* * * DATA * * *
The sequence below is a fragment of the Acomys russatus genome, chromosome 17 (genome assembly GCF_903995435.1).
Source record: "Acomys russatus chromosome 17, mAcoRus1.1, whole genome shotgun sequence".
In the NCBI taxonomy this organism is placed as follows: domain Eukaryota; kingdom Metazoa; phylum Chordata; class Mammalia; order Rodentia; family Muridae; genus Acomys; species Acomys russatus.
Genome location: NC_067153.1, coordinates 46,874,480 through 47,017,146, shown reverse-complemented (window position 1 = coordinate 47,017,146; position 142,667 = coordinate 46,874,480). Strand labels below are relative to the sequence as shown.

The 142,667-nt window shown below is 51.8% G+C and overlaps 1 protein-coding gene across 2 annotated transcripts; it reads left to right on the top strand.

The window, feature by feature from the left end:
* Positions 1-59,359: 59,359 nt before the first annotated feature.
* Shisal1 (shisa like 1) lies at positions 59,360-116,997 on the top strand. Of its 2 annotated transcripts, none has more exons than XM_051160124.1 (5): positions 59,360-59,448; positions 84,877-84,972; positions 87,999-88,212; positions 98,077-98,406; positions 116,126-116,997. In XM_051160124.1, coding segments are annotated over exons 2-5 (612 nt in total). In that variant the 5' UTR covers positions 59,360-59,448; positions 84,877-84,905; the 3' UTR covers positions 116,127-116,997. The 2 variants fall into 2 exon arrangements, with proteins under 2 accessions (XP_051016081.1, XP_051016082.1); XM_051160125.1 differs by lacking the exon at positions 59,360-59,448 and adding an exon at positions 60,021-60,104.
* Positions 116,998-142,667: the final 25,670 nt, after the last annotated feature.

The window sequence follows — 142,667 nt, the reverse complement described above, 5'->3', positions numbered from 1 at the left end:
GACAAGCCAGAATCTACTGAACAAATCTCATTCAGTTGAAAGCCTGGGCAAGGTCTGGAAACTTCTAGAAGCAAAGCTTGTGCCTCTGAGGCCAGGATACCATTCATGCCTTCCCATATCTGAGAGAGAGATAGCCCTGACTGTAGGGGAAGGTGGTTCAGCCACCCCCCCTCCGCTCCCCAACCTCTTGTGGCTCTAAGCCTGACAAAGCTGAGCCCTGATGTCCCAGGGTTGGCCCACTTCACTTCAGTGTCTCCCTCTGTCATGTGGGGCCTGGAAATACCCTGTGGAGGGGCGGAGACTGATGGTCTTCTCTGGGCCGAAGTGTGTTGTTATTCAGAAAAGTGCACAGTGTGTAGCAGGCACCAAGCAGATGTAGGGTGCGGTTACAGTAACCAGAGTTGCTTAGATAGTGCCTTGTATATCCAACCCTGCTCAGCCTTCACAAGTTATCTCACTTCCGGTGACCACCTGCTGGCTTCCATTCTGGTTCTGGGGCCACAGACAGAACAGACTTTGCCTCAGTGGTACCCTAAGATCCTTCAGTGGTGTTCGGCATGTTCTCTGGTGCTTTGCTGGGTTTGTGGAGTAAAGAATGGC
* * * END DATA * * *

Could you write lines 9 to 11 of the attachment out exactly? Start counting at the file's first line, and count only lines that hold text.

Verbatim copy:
* Positions 116,998-142,667: the final 25,670 nt, after the last annotated feature.

The window sequence follows — 142,667 nt, the reverse complement described above, 5'->3', positions numbered from 1 at the left end:
GACAAGCCAGAATCTACTGAACAAATCTCATTCAGTTGAAAGCCTGGGCAAGGTCTGGAAACTTCTAGAAGCAAAGCTTGTGCCTCTGAGGCCAGGATACCATTCATGCCTTCCCATATCTGAGAGAGAGATAGCCCTGACTGTAGGGGAAGGTGGTTCAGCCACCCCCCCTCCGCTCCCCAACCTCTTGTGGCTCTAAGCCTGACAAAGCTGAGCCCTGATGTCCCAGGGTTGGCCCACTTCACTTCAGTGTCTCCCTCTGTCATGTGGGGCCTGGAAATACCCTGTGGAGGGGCGGAGACTGATGGTCTTCTCTGGGCCGAAGTGTGTTGTTATTCAGAAAAGTGCACAGTGTGTAGCAGGCACCAAGCAGATGTAGGGTGCGGTTACAGTAACCAGAGTTGCTTAGATAGTGCCTTGTATATCCAACCCTGCTCAGCCTTCACAAGTTATCTCACTTCCGGTGACCACCTGCTGGCTTCCATTCTGGTTCTGGGGCCACAGACAGAACAGACTTTGCCTCAGTGGTACCCTAAGATCCTTCAGTGGTGTTCGGCATGTTCTCTGGTGCTTTGCTGGGTTTGTGGAGTAAAGAATGGC